Don’t get me wrong — I’m not saying that Gomez is better than Gallardo. That’s not my point at all. My point is that Gallardo’s style of play does not create the kind of situations that Emilio capitalized off of last season.

    So assuming we’re not getting rid of either Gallardo or Emilio, either Gallardo has to change his game, or Emilio does. The former doesn’t make much sense: we spent a lot of money bringing him in, and it doesn’t make sense to do that to then work on transforming him into Christian Gomez. As for the latter, I agree completely that having Emilio post up at the top of the 18 yard box is a recipe for turnover casserole. Instead, he needs to be moving moving moving all the time, creating space and then being ready to run onto passes that Gallardo sends through. That hasn’t happened. In fact, Gallardo’s tried to make it happen — but Emilio isn’t moving off the ball well, and doesn’t make the runs.

    What does Emilio needs to do? Practice with Gallardo outside of practice. Eat with him, drink with him, sleep with him, and practice constantly with him, until he knows Gallardo well enough to know what Gallardo’s going to do well before it happens. To that end, I’m terribly disappointed that Emilio came into camp out of shape, and terribly disappointed at the level of effort he’s shown for the most part — he doesn’t seem to realize that the situation has changed, and he has to adapt to it.

  2. Martin
    Martin says:

    Thanks for the comments Bootsy – we’re well aware of the comment system – rolling out a new site in the next week or so with an imporved version that will address exactly what you bring up…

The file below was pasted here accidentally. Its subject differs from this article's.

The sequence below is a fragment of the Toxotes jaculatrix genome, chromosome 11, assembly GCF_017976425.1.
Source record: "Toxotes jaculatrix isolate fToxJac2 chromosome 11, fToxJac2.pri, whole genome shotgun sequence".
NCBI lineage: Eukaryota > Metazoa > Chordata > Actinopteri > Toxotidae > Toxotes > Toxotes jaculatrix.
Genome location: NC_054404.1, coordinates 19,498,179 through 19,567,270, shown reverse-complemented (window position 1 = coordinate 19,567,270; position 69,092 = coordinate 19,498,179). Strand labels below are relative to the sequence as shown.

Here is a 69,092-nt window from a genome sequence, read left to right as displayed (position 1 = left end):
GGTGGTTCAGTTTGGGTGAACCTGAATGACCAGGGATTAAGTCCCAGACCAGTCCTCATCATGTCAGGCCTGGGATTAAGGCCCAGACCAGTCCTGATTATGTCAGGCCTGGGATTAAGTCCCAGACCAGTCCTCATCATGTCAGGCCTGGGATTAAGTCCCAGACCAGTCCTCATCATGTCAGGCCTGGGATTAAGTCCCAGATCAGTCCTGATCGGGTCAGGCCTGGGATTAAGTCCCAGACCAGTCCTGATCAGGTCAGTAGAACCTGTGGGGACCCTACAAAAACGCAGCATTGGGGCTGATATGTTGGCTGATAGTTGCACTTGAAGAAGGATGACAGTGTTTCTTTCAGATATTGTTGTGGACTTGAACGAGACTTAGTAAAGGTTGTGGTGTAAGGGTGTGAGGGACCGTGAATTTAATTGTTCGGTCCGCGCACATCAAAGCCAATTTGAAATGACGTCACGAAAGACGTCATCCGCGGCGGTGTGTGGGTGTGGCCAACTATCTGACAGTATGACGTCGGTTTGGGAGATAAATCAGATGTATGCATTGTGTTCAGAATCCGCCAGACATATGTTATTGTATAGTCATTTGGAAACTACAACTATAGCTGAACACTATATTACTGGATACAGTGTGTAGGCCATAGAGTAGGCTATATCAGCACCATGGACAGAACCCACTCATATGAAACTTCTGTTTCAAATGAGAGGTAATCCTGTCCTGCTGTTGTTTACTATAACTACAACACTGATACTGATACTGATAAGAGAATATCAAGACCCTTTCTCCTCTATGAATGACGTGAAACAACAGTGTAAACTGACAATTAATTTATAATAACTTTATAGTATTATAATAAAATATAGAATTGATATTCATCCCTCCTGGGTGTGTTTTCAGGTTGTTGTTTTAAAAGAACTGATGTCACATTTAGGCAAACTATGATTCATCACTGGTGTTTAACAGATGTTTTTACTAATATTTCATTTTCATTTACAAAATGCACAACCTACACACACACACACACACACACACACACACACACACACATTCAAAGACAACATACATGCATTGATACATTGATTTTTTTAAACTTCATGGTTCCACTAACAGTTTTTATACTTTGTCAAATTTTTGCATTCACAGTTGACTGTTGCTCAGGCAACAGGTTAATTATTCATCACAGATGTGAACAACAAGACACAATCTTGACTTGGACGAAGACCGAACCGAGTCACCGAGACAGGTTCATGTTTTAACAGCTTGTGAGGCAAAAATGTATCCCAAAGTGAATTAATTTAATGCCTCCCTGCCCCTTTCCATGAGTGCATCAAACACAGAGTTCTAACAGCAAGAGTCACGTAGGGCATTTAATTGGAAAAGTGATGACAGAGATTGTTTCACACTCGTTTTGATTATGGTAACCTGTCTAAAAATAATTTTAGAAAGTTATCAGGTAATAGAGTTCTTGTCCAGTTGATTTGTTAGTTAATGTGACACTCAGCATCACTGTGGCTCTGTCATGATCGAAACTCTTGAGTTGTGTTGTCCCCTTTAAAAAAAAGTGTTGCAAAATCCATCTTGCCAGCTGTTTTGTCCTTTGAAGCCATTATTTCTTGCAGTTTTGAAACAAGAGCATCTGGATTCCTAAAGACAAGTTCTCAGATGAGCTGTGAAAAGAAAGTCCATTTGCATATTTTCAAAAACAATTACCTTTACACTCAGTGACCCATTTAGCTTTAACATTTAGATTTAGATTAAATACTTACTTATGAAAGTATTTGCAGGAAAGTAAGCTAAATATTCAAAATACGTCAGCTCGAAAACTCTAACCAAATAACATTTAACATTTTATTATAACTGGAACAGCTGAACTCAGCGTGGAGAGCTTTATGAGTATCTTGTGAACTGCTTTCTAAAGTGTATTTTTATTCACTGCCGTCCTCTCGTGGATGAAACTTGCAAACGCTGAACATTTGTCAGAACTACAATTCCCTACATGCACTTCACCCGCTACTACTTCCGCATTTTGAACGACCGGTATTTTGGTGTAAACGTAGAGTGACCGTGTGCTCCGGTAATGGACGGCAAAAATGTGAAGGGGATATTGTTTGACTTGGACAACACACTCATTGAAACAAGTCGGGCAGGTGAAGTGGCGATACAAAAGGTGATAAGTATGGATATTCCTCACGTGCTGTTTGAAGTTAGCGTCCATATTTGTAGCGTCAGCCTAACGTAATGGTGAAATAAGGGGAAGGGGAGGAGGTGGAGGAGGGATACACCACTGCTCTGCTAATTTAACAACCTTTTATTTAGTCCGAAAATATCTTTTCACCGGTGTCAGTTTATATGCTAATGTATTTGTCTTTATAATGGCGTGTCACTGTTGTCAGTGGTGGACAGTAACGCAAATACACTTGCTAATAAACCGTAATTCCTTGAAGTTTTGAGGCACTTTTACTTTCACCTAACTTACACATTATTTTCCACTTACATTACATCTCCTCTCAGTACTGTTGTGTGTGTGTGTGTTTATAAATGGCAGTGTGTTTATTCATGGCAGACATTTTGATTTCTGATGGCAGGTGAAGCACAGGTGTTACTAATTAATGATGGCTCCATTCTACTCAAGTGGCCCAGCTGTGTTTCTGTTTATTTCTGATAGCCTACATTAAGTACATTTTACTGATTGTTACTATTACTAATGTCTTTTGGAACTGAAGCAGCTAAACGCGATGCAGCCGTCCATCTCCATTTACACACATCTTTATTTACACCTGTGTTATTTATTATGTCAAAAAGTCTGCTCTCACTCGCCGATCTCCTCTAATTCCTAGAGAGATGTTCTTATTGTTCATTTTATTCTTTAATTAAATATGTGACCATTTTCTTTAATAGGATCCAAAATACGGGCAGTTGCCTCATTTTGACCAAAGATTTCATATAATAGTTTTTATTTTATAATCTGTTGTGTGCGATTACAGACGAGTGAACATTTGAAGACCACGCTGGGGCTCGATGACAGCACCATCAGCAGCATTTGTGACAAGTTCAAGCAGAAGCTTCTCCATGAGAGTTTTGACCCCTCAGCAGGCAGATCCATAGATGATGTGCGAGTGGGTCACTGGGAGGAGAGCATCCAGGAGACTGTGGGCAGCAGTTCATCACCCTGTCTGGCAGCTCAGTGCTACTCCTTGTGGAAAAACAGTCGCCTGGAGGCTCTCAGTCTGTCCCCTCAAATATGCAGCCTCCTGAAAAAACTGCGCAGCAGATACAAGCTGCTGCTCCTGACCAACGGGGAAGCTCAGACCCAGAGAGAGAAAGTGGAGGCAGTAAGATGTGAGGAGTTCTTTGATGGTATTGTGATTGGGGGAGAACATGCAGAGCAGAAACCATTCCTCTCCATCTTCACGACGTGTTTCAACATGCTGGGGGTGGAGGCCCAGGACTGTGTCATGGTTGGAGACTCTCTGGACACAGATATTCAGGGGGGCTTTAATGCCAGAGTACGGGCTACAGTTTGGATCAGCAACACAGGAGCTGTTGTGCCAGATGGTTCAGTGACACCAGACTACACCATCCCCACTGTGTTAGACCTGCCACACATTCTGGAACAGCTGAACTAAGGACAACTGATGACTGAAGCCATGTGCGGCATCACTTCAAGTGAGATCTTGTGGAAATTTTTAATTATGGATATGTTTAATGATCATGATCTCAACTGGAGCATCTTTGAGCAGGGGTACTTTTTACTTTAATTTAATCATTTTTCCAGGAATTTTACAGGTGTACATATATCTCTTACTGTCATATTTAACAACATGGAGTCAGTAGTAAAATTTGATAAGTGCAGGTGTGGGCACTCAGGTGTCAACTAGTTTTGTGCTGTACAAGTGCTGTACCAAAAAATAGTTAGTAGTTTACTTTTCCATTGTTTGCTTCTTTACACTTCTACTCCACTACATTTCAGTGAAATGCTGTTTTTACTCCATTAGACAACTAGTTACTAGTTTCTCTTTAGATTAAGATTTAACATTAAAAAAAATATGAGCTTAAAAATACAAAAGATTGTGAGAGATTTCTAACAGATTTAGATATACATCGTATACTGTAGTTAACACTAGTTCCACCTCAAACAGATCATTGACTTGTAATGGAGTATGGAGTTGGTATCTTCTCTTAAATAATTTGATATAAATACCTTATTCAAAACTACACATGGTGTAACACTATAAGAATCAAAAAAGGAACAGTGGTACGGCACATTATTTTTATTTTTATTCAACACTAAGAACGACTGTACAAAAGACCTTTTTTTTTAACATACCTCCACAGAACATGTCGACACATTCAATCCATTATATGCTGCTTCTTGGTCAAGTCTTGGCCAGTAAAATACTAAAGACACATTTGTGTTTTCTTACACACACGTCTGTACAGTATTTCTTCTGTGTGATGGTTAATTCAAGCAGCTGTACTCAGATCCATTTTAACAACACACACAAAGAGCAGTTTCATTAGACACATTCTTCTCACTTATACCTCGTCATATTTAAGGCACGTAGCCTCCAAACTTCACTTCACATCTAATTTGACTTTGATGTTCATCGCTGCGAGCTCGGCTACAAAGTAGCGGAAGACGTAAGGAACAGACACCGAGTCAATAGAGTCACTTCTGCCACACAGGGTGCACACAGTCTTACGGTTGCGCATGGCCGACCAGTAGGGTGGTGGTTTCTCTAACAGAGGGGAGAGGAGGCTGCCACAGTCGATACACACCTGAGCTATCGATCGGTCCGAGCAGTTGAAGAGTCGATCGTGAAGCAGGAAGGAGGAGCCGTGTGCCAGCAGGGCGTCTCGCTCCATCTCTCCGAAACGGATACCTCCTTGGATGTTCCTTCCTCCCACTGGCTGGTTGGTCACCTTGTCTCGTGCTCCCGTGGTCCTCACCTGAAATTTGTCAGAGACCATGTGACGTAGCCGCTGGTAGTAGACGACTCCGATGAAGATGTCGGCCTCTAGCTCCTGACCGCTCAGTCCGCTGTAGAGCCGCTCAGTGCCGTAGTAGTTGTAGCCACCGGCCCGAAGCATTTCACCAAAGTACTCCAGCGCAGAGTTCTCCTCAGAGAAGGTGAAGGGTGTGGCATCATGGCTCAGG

3. Mike M
    Mike M says:

    Good comments Bootsy.

    I agree that Emilio needs to do a lot more off the ball than he is now and that would help tremendously. But I also think Gallardo needs to adjust more too, and he may well be on the way to doing that.

    This is MLS, he can push forward more and stay higher more than he does. He did more of that against the Crew, and Harbour View in RFK too for that matter. When those teams packed it in, he took the space they were offering. But, he needs to do way more of that in my opinion.

    He’s not Gomez, of course, but he should push things a bit more. Bottom line is that I think it’s too simplistic to point at one guy and say he needs to fix himself and everything will be fine. The whole offensive side of the ball has to adjust to each other more. But, since it’s such a drastic difference between Gomez and Gallardo, and Moreno has been hurt, Emilio starting slow, etc. it’s been longer than anyone thought to get on the same page.

    But, I think it will come together soon enough.

  4. Mark
    Mark says:

    I hope I am proven wrong, but I think you are right to point out that teams have figured Emilio out. I also suspect Emilio returned to MLS a bit overconfident this year. The opposition has done a good job so far of shutting Emilio down. By the time he is about to settle the ball the opportunity is lost. But I also think that too much responsibility is being placed on Emilio relative to the other players in the goal scoring department. For example, unlike Gomez, I do not think much is expected from Gallardo in the goal scoring department. He creates opportunities for others, but is that enough in this league? With high priced players, this works, in MLS it may prove idealistic at best (see also Beckham in LA) We may learn to miss the versatility of Gomez. Moreno is seen as on his way out, Niell has been easily pushed off the ball, Santino is viewed as a rehabilitation case etc. Who else can get forward and consistently score? Again, I hope I am made to take all of this back soon. I worry though.